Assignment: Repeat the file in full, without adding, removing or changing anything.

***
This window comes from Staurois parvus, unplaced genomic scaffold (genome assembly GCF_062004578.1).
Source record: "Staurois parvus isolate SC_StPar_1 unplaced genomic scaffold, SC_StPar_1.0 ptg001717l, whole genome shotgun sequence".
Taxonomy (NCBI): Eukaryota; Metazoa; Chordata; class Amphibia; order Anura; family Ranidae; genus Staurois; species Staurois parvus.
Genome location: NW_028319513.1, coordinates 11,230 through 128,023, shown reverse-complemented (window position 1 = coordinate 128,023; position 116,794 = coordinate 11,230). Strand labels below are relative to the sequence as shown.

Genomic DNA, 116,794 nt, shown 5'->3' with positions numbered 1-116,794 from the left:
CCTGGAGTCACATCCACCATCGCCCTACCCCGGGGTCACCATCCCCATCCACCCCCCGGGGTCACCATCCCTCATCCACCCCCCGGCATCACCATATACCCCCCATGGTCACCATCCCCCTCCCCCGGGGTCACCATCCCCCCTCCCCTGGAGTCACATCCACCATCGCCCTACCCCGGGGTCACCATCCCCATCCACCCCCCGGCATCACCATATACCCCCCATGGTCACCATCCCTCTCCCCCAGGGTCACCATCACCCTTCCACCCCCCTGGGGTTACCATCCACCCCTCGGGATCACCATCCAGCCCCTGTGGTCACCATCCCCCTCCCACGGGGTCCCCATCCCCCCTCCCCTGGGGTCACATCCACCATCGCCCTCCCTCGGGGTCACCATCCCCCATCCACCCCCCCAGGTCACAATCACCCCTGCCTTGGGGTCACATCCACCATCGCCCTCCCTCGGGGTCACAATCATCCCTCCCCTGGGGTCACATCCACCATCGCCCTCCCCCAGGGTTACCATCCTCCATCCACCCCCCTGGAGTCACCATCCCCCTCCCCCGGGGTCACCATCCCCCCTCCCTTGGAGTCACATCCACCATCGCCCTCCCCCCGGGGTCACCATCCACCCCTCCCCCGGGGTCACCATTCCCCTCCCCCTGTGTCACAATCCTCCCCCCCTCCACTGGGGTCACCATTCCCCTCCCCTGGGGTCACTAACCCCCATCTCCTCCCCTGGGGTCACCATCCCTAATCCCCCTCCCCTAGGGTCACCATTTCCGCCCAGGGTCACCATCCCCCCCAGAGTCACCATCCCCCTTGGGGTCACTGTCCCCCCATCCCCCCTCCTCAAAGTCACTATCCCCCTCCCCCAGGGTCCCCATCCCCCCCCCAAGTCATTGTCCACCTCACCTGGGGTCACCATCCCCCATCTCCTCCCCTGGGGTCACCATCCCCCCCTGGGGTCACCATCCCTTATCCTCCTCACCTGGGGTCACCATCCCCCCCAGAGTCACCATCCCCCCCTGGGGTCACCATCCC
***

This window comes from Staurois parvus, unplaced genomic scaffold (genome assembly GCF_062004578.1).
Source record: "Staurois parvus isolate SC_StPar_1 unplaced genomic scaffold, SC_StPar_1.0 ptg001717l, whole genome shotgun sequence".
Taxonomy (NCBI): Eukaryota; Metazoa; Chordata; class Amphibia; order Anura; family Ranidae; genus Staurois; species Staurois parvus.
Genome location: NW_028319513.1, coordinates 11,230 through 128,023, shown reverse-complemented (window position 1 = coordinate 128,023; position 116,794 = coordinate 11,230). Strand labels below are relative to the sequence as shown.

Genomic DNA, 116,794 nt, shown 5'->3' with positions numbered 1-116,794 from the left:
CCTGGAGTCACATCCACCATCGCCCTACCCCGGGGTCACCATCCCCATCCACCCCCCGGGGTCACCATCCCTCATCCACCCCCCGGCATCACCATATACCCCCCATGGTCACCATCCCCCTCCCCCGGGGTCACCATCCCCCCTCCCCTGGAGTCACATCCACCATCGCCCTACCCCGGGGTCACCATCCCCATCCACCCCCCGGCATCACCATATACCCCCCATGGTCACCATCCCTCTCCCCCAGGGTCACCATCACCCTTCCACCCCCCTGGGGTTACCATCCACCCCTCGGGATCACCATCCAGCCCCTGTGGTCACCATCCCCCTCCCACGGGGTCCCCATCCCCCCTCCCCTGGGGTCACATCCACCATCGCCCTCCCTCGGGGTCACCATCCCCCATCCACCCCCCCAGGTCACAATCACCCCTGCCTTGGGGTCACATCCACCATCGCCCTCCCTCGGGGTCACAATCATCCCTCCCCTGGGGTCACATCCACCATCGCCCTCCCCCAGGGTTACCATCCTCCATCCACCCCCCTGGAGTCACCATCCCCCTCCCCCGGGGTCACCATCCCCCCTCCCTTGGAGTCACATCCACCATCGCCCTCCCCCCGGGGTCACCATCCACCCCTCCCCCGGGGTCACCATTCCCCTCCCCCTGTGTCACAATCCTCCCCCCCTCCACTGGGGTCACCATTCCCCTCCCCTGGGGTCACTAACCCCCATCTCCTCCCCTGGGGTCACCATCCCTAATCCCCCTCCCCTAGGGTCACCATTTCCGCCCAGGGTCACCATCCCCCCCAGAGTCACCATCCCCCTTGGGGTCACTGTCCCCCCATCCCCCCTCCTCAAAGTCACTATCCCCCTCCCCCAGGGTCCCCATCCCCCCCCCAAGTCATTGTCCACCTCACCTGGGGTCACCATCCCCCATCTCCTCCCCTGGGGTCACCATCCCCCCCTGGGGTCACCATCCCTTATCCTCCTCACCTGGGGTCACCATCCCCCCCAGAGTCACCATCCCCCCCTGGGGTCACCATCCC